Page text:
California Attorney General Xavier Becerra has a record of attacking the freedom of speech and freedom of conscience.
It is not surprising, therefore, that Joe Biden has decided to name him secretary of Health and Human Services. They have shared values.
In 2018, Becerra filed a brief in the Supreme Court in the case of National Institute of Family Life Advocates v. Becerra. The question: Could California force pro-life pregnancy centers to promote government-funded abortions?
Specifically, a California law required pro-life centers to provide their patients with a notice that said: "California has public programs that provide immediate free or low-cost access to comprehensive family planning services (including all FDA-approved methods of contraception), prenatal care, and abortion for eligible women. To determine whether you qualify, contact the county social services office at (insert the telephone number)."
Becerra absurdly argued that forcing pro-lifers to deliver this message was not compelled speech — let alone contrary to the values of a pro-life pregnancy center.
"It is just one of a number of non-ideological notices required in the healthcare field, which will ... not interfere with their own message," he told the Supreme Court.
Justice Clarence Thomas disagreed.
"Here, for example, licensed clinics must provide a government-drafted script about the availability of state-sponsored services, as well as contact information for how to obtain them," Thomas wrote in a 5-4 opinion. "One of those services is abortion — the very practice that petitioners are devoted to opposing. By requiring petitioners to inform women how they can obtain state-subsidized abortions — at the same time petitioners try to dissuade women from choosing that option — the licensed notice plainly 'alters the content' of petitioners' speech."
"The licensed notice regulates speech as speech," Thomas stated flatly.
Becerra — as California's top law enforcement officer — was attacking the "freedom of speech" expressly protected by the First Amendment.
Becerra's failure to force pro-life pregnancy centers to promote abortion did not stop him from similarly trying to force the Little Sisters of the Poor to act against their consciences by making them complicit in the provision of contraceptives, sterilizations and abortion-inducing drugs and devices.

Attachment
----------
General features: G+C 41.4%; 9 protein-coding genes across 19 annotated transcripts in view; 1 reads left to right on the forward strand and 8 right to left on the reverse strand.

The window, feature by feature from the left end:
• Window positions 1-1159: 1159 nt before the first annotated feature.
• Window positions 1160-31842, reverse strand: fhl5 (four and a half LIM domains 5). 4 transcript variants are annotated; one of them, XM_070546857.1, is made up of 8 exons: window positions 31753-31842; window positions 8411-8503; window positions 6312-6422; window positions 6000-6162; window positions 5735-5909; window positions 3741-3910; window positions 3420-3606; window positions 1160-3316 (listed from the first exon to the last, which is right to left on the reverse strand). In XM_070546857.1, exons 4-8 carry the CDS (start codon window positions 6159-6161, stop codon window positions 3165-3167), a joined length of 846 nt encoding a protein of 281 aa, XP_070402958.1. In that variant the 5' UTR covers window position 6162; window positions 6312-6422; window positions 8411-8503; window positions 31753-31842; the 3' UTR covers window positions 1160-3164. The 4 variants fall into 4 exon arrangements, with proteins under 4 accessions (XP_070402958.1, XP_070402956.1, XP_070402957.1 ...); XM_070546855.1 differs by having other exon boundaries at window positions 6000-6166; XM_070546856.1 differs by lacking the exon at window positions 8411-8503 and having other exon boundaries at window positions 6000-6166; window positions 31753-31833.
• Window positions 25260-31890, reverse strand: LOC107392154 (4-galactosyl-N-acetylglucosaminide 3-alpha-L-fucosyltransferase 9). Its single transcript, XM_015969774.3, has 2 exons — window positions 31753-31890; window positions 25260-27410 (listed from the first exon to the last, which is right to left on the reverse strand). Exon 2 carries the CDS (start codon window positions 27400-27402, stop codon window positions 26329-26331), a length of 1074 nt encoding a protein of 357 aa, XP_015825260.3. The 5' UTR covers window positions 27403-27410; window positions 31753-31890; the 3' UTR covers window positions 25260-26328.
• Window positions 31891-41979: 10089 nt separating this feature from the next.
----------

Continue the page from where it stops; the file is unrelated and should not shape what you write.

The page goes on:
When Congress enacted the Affordable Care Act in 2010, it included stealth language that said nothing about "contraceptives" or "abortion." What it did say was: "A group health plan ... shall not impose any cost sharing requirements for ... with respect to women, such additional preventive care and screenings not described in paragraph (1) as provided for in comprehensive guidelines supported by the Health Resources and Services Administration (HRSA) for purposes of this paragraph."
Under this language, President Barack Obama's HRSA issued regulations mandating that insurance plans cover all "Food and Drug Administration approved contraceptive methods, sterilization procedures, and patient education and counseling for all women with reproductive capacity."
All FDA-approved "contraceptive methods" include abortion-inducing drugs and devices.
Catholics — including the Little Sisters of the Poor — morally object to contraception, abortion and sterilization. Obama's rule would force them to act against their faith.
The Obama administration fought them in court over this regulation through the remainder of Obama's tenure.
Then, in October 2017, the Trump administration changed this regulation, creating broad exemptions that allowed people and organizations with religious or moral objections to avoid being complicit in providing contraceptives, sterilizations or abortions.
A number of states sued to overturn these new regulations. As attorney general of California, Becerra filed a brief against them in the Supreme Court.
These conscience-protecting regulations, Becerra argued, "were issued without statutory authority and violated the First and Fifth Amendments."
Thomas again disagreed.
"We hold today that the Departments had the statutory authority to craft that (religious) exemption, as well as the contemporaneously issued moral exemption," he wrote in another 5-4 opinion. "We further hold that the rules promulgating these exemptions are free from procedural defects."
When Joe Biden was campaigning, he made the most sweeping pro-abortion promises of any successful presidential candidate in our nation's history. He promised to federally fund abortion by "repealing the Hyde Amendment," restore "the Affordable Care Act's contraception mandate in place before the U.S. Supreme Court's Hobby Lobby decision," and use the federal Justice Department to thwart pro-lifers who try to protect the lives of unborn babies by passing laws at the state level.
"Biden will work to codify Roe v. Wade, and his Justice Department will do everything in its power to stop the rash of state laws that so blatantly violate Roe v. Wade," said his campaign website.
Xavier Becerra — if confirmed — will lead a Biden HHS that is focused on advancing the killing of unborn babies and funding that killing with federal tax dollars.
And Becerra, by the way, was also a co-chair of "Catholics for Biden."
(Terence P. Jeffrey is the editor in chief of CNSNews.com.)